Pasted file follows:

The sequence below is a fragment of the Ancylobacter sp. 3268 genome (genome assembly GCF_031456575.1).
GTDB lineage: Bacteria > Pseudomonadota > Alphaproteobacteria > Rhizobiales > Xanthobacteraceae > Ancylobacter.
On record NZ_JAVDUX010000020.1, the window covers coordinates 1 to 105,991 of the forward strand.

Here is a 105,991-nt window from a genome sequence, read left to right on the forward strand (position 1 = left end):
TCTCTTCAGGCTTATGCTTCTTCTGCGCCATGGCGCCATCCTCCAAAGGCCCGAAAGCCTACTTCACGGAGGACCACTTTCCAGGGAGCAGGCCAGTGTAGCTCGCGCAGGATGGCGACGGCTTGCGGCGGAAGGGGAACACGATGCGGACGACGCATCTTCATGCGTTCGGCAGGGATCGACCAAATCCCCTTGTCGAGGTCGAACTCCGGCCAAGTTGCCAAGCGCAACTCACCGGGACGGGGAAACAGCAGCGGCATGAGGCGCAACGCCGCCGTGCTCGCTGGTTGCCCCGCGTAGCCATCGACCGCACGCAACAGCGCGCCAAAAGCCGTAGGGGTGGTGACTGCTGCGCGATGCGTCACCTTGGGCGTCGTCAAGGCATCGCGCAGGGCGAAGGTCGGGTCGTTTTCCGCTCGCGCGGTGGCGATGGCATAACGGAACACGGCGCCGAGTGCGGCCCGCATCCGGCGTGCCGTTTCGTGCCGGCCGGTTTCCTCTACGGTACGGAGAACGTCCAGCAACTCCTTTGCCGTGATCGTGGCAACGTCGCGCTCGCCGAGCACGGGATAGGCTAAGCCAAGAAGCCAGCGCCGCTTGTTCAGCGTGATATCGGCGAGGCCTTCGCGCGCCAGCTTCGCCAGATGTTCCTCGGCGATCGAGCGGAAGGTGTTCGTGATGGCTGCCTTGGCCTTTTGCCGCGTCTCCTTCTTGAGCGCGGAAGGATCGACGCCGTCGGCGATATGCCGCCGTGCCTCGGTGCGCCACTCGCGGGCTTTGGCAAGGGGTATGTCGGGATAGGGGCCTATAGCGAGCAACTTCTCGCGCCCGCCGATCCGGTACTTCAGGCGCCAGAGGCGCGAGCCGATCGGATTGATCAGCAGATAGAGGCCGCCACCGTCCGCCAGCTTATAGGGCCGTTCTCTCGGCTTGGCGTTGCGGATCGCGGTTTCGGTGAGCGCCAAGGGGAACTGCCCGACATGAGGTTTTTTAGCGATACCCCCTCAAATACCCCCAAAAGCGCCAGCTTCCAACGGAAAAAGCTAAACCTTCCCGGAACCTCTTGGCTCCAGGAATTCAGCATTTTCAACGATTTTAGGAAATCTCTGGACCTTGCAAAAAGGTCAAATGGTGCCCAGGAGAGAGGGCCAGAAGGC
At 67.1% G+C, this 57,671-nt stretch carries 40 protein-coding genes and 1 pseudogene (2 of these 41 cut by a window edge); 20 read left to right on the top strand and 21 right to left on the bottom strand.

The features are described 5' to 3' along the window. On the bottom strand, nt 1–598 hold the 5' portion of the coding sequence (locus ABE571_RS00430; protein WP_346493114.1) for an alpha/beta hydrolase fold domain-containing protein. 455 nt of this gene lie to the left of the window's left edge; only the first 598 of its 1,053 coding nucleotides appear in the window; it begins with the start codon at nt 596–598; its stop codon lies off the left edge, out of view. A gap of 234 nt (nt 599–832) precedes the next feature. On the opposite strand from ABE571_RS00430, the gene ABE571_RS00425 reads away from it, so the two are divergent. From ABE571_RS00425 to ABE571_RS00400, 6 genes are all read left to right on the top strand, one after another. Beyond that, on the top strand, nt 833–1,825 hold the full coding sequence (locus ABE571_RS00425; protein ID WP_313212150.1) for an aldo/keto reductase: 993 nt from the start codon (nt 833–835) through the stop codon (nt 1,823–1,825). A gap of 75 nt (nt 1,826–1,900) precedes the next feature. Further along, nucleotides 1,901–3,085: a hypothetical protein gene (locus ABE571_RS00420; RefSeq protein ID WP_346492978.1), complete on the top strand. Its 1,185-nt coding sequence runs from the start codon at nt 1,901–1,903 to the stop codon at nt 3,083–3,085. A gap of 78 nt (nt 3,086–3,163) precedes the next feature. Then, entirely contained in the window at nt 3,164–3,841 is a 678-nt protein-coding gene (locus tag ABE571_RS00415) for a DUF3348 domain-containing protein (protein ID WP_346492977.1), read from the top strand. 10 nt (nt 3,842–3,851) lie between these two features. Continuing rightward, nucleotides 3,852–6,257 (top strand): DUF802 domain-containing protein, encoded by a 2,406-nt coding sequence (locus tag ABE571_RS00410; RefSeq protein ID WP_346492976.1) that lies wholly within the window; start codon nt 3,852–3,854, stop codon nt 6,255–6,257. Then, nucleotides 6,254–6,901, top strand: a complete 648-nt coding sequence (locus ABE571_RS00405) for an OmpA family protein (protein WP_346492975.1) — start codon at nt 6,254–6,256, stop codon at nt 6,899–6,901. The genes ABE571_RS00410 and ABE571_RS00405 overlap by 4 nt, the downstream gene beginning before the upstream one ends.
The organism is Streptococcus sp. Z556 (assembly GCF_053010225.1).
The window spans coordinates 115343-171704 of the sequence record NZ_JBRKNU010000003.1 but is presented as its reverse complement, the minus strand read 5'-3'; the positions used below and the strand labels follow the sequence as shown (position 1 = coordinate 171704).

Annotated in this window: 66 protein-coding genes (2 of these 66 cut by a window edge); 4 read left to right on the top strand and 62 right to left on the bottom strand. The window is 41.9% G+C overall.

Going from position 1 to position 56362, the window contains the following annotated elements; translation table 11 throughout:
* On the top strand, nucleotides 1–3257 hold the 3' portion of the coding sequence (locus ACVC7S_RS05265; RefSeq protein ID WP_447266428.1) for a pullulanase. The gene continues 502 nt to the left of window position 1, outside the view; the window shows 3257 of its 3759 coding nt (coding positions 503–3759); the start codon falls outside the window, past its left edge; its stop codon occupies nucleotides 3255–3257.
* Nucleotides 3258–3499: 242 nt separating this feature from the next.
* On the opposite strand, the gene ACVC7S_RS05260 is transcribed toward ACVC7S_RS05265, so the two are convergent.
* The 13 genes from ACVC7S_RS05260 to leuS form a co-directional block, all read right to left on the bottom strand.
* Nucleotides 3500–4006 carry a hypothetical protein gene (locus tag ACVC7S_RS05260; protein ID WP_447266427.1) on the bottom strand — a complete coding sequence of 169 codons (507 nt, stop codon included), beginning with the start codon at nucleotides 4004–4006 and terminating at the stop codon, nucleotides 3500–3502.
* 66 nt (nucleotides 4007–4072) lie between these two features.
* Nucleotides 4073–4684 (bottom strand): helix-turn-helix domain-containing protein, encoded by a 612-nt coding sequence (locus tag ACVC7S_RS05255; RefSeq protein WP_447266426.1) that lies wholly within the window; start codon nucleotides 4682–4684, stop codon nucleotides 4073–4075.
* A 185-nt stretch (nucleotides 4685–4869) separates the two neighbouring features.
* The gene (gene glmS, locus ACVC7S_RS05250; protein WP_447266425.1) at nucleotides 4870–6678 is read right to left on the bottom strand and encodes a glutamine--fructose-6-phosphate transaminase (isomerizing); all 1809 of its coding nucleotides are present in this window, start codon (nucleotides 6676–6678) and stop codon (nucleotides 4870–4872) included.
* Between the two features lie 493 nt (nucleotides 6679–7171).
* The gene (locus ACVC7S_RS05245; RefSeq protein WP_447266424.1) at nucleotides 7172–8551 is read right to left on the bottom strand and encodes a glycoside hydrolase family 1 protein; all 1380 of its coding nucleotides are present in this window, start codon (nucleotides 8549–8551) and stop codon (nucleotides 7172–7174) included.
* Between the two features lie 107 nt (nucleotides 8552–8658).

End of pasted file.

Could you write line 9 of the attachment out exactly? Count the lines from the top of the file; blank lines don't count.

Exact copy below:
The window spans coordinates 115343-171704 of the sequence record NZ_JBRKNU010000003.1 but is presented as its reverse complement, the minus strand read 5'-3'; the positions used below and the strand labels follow the sequence as shown (position 1 = coordinate 171704).